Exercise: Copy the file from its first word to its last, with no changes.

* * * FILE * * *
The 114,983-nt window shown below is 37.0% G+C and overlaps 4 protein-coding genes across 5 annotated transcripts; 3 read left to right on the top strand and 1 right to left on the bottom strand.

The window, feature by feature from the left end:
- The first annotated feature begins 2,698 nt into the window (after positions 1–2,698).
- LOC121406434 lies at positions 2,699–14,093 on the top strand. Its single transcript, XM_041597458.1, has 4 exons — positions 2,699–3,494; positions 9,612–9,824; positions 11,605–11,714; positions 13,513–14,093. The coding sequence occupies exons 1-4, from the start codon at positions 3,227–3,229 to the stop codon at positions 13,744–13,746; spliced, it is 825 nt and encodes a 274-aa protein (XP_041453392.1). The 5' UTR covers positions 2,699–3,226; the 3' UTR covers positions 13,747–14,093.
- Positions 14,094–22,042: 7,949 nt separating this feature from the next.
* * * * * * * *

The 114,983-nt window shown below is 37.0% G+C and overlaps 4 protein-coding genes across 5 annotated transcripts; 3 read left to right on the top strand and 1 right to left on the bottom strand.

The window, feature by feature from the left end:
- The first annotated feature begins 2,698 nt into the window (after positions 1–2,698).
- LOC121406434 lies at positions 2,699–14,093 on the top strand. Its single transcript, XM_041597458.1, has 4 exons — positions 2,699–3,494; positions 9,612–9,824; positions 11,605–11,714; positions 13,513–14,093. The coding sequence occupies exons 1-4, from the start codon at positions 3,227–3,229 to the stop codon at positions 13,744–13,746; spliced, it is 825 nt and encodes a 274-aa protein (XP_041453392.1). The 5' UTR covers positions 2,699–3,226; the 3' UTR covers positions 13,747–14,093.
- Positions 14,094–22,042: 7,949 nt separating this feature from the next.